Abstraction, perception, and the human mind: hidden challenges in business modelling
The individual perceptions, culture and value orientations, either consciously or unconsciously, might be responsible for fictitious and problematic elements included in a Business Process Models. In this article we are
borrowing a study developed for information systems modeling, that we believe can put new perspectives in our field of study.
Abstraction and mental representation are crucial stages in the process of modeling. Schichl and Pidd concur that a model is a representation of the interpretation and conception of an analyst mind. Yes, an sequence of action that no human being can see, track, and barely understand.In FRISCO report (a framework of information system concepts), "Information systems are more than just pure technical artifacts. FRISCO introduces an interdisciplinary, socio-technical view of information systems". In the report, Falkenberg et al. have represented the modeling process as a sequence of actions; first, the act of perception focuses on an object.
Subsequently, the mental actions of selection, memorization, conception, and decision-making manipulate the object into the analyst’s interpretation of it. The analyst presents part of the study object in a formalized model. By expanding this sequence of action for two individuals working together on a modeling project, it is possible to establish an interrelated chain of actions.
The figure represents the main steps of a modeling interaction involving two actors. Stages 1, 5 and 9 are explicit and can be observed from the outside. On the other hand, Stages 2, 3 and 4 are performed internally in the minds of each one of the two analysts. Although these implicit steps can be considered core stages in the conception of a model, they represent hidden actions that are not accessible to the outside world.
Falkenberg et al. and Pidd use several keywords to define the modeling process abstraction, interpretation, intention, perception, conception, and representation. All of these keywords can be related to cognitive and normative aspects as well as to the cultural identities of the analysts (see a previous post on System Thinking).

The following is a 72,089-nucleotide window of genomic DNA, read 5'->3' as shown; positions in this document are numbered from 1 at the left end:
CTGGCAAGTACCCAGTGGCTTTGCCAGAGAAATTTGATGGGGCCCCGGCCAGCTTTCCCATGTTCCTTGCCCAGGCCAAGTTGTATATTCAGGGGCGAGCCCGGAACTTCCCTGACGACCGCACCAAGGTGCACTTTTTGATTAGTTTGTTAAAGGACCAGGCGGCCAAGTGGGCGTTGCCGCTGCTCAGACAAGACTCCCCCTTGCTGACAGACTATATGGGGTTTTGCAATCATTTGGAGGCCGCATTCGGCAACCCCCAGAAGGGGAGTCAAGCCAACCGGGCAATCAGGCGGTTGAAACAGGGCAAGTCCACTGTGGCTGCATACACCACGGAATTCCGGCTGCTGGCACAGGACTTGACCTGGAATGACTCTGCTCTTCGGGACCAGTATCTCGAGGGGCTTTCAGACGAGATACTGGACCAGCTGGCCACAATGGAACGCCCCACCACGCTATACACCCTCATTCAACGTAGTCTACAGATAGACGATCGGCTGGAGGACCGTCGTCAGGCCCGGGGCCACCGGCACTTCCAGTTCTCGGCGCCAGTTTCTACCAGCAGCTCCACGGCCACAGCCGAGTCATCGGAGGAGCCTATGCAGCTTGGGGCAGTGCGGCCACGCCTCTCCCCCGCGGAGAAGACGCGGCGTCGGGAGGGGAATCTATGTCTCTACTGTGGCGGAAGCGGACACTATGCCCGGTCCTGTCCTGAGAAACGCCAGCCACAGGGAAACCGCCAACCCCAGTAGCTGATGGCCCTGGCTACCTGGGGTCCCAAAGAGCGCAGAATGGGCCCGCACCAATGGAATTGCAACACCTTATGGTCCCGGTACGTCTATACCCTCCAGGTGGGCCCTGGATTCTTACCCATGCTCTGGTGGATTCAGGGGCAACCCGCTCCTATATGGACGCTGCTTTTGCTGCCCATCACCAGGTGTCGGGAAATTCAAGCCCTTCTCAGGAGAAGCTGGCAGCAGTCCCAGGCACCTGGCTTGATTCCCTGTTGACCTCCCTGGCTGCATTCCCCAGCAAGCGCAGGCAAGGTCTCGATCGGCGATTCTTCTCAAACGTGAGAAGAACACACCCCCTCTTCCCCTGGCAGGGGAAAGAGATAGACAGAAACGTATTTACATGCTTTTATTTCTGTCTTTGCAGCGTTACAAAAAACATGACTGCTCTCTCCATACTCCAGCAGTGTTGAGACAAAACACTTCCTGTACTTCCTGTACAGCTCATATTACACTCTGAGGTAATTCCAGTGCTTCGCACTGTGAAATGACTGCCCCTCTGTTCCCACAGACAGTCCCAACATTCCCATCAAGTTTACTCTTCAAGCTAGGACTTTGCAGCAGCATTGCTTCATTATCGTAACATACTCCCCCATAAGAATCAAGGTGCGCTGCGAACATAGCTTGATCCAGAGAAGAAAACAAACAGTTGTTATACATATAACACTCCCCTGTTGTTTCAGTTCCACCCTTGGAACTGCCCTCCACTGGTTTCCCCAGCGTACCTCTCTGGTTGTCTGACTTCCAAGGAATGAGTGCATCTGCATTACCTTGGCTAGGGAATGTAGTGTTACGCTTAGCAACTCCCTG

Abstraction and mental representation are crucial stages in the process of modeling. Schichl and Pidd concur that a model is a representation of the interpretation and conception of an analyst. Similarly, Falkenberg et al. have represented the modeling process as a sequence of actions; first, the act of perception focuses on an object.
Technical and operational disagreements among project stakeholders are very common, and the professionals involved are used to dealing with such conflicts. However, many business professionals, analysts, and engineers are unfamiliar with discrepancies that are rooted in personal interpretation of the reality, usually hidden within human minds. They struggle to resolve these disagreements because they are not in the pages of a technical textbook.
M. Pidd, Tools for Thinking: Modelling in Management Science. New York, NY: Wiley, 2003.
H. Schichl, “Models and History of Modeling” in Modeling Languages in Mathematical Optimization, ch. 2, pp. 25-36. J. Kallrath, Ed. Boston: Kluwer, 2004 [Online]. http://www.mat.univie.ac.at/~herman/papers/modtheoc.pdf
E. D. Falkenberg et al., "A Framework of Information System Concepts - The FRISCO Report (Web edition)," IFIP - International Federation for Information Processing, 1998.